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Tuesday, February 16, 2016

GUEST POST: "Writerly Problems – Real Combat Vs Fantasy Combat" by Rob J Hayes

This is a topic that's near and dear to my own heart. I write fantasy (mostly). My stories have magic and dragons, heroes and villains (though the two are often indistinguishable), epic battles and straight-up cold blooded murders.

In terms of combat I've always tried to keep at least a slight sense of realism in my writing. Characters who take a blow to the head often find themselves disorientated, dizzy, throwing up. A character facing five opponents at once is unlikely to come out of the scrap without a scrape or two. But you kind of need your heroes to be a bit above the curve. They need to face the shittiest of odds and come out the other side alive at the very least.

So here's the problem. Sometime after writing The Ties that Bind trilogy and before writing Best Laid Plans, I took up viking re-enactment. What this means is I dress up in colourful, itchy clothing, done a shield and an axe, and try not to get stabbed by spears. Well that's the combat side of it at least, in reality there's far more socialising and teaching the public about how things were way back when. But for the purposes of this post it's all about combat.

(That's me on the right. One day soon I hope to have some chainmail.)

Now I'm not saying there aren't moments in re-enactment when folk activate their hero mode and do something incredible. There are. I've done it once or twice. It was amazing. You should have been there. What I'm saying is that the majority of combat is not fantastical manoeuvres with a sword, cutting four folk in half before flipping over the fifth, and throwing your broadsword thousand feet into the chest of the evil Orc Warlord. The majority of combat is hiding behind a shield, fending off spears, and hoping your side takes significantly less casualties. Or charging someone down, grabbing holding of their weapons, wrestling with them on the ground, and screaming for your comrades to come and stab the bastard while you've got them all sorts of tied up.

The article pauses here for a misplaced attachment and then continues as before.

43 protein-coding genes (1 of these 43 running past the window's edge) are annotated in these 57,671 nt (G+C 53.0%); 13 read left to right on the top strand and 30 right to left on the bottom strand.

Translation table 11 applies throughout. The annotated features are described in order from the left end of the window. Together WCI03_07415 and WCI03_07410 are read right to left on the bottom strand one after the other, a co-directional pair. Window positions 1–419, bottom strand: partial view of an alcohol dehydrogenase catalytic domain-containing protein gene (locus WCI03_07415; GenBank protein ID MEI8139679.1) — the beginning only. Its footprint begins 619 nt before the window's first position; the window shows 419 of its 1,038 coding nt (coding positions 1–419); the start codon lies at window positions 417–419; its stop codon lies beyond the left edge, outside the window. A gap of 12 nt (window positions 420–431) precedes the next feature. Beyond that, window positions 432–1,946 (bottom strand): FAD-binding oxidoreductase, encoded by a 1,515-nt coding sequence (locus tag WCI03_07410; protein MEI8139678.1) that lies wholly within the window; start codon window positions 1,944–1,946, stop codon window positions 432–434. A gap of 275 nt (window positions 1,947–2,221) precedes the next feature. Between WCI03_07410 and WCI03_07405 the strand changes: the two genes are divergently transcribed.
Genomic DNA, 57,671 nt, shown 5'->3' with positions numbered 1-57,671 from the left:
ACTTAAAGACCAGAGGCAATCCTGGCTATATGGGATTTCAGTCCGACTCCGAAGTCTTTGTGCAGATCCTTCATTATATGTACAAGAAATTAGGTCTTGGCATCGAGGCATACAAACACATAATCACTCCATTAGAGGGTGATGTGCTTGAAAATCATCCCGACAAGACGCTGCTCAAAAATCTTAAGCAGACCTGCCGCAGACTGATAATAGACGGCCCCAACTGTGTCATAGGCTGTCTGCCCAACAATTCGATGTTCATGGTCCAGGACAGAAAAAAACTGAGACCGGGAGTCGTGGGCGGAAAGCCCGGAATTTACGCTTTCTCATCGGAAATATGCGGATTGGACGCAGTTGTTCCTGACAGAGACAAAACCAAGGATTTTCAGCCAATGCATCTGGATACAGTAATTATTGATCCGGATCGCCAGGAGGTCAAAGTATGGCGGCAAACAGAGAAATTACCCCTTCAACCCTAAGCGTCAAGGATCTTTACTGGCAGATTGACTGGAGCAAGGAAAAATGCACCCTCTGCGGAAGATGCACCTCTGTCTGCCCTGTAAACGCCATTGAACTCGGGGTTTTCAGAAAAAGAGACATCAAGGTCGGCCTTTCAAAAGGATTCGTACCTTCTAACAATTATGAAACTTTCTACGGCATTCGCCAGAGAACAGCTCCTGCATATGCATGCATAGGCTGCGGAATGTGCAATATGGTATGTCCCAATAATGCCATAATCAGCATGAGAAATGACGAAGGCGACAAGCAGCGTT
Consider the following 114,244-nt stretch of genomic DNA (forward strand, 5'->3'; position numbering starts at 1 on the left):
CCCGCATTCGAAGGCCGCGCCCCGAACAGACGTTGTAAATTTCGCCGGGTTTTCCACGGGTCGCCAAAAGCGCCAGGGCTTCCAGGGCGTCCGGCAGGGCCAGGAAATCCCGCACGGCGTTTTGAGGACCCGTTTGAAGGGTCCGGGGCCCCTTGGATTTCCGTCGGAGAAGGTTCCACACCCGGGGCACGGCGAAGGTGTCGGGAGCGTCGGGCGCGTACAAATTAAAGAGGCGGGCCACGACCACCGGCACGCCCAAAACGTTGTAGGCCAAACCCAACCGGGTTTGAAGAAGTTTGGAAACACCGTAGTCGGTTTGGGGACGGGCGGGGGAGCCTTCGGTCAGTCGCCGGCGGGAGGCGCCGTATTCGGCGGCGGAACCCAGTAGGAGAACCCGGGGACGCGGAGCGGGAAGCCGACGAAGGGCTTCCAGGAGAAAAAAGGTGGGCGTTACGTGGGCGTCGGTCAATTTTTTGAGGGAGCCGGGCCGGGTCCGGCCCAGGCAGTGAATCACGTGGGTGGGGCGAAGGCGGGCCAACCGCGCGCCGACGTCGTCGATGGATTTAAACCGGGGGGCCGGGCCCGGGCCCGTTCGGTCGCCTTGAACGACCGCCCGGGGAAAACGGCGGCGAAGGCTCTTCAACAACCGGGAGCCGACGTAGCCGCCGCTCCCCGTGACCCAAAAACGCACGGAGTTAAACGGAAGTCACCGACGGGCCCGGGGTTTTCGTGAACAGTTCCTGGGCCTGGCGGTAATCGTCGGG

Combat, at least for those of us who aren't kung-fu masters (and most of us really aren't), is a lot of screaming, grunting, stabbing, getting stabbed, bleeding, pushing, crying, and not seeing the blow that kills you. It's loud, it's messy, and it hurts.

So what does this mean for me? For my writing? For the way I write combat? Well it means a lot of things have changed in Best Laid Plans. There are still hero moments for sure. I still have an Arbiter taking on dozens of soldiers and mixing combat and magic into a glorious dance of blood and death. I still have a legendary swordsman wreaking havoc all around him while turning aside every blow. But more than that, I now have characters fighting side by side, protecting each other as much as trying to kill their enemies.

Where Loyalties Lie, the first book in the Best Laid Plans duology, features no less than two shield-wall scenes. There's a lot of ship-board combat and that means a fair dose of swashbuckling, but there's also characters facing off against very surmountable odds and struggling because a guy with a shield is always a problem. Characters take injuries. In fact there's rarely a fight in Best Laid Plans where anyone comes out unscathed. At least one character breaks down mid-combat because he's just seen too much. People facing off against spears spend as much time shouting insults as they do actually fighting because anyone, even the lowliest of the good folk, with a spear is a serious danger.